“The existence of alternative histories with black holes suggests this might be possible,” Hawking said, according to a report from Stockholm University. “The hole would need to be large and if it was rotating it might have a passage to another universe. But you couldn’t come back to our universe. So although I’m keen on space flight, I’m not going to try that.
Hawking’s proposal is an attempt to answer a problem that has tormented physicists about what happens to things when they go beyond the event horizon, where even light can’t get back. The information about the object has to be preserved, scientists believe, even if the thing itself is swallowed up — and that paradox has puzzled scientists for decades.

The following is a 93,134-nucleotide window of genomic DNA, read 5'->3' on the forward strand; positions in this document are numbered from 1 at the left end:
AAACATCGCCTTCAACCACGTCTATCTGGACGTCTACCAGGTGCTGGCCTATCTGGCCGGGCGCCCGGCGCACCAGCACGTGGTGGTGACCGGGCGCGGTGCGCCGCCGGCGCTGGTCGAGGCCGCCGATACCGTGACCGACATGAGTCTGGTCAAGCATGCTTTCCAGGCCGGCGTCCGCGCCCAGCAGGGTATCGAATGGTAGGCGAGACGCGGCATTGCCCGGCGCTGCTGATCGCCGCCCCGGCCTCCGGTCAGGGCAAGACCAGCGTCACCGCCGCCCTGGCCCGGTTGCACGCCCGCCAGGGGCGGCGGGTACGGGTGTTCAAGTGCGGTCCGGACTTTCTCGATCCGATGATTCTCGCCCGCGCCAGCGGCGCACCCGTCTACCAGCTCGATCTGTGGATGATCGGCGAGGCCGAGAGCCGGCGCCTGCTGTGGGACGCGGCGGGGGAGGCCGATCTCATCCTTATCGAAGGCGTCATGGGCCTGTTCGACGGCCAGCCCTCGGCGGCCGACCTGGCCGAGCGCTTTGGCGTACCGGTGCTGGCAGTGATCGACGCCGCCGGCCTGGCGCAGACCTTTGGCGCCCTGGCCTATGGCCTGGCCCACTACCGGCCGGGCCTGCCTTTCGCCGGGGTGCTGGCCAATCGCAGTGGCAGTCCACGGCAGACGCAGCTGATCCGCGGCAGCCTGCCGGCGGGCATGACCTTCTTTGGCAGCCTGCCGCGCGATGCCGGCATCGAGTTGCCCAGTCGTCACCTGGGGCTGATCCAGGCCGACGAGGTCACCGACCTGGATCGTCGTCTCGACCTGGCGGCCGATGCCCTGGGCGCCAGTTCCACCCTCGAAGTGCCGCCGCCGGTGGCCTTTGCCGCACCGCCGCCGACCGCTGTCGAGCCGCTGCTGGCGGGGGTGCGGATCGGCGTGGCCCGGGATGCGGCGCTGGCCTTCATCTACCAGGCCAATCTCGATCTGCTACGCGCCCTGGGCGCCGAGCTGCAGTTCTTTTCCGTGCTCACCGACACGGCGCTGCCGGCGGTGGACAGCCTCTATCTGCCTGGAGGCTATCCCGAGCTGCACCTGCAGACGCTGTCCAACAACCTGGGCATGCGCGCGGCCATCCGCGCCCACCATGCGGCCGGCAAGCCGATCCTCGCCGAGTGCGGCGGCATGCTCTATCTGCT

Now Hawking has proposed that the information is stored on the boundary, at the event horizon. That means that it never makes its way into the black hole, and so never needs to make its way out again either.
That would also mean that humans might not disappear if they fall into one. They’d either stay as a “hologram” on the edge, or fall out somewhere else.
“If you feel you are in a black hole, don’t give up,” he told the audience at the end of his speech. “There’s a way out.”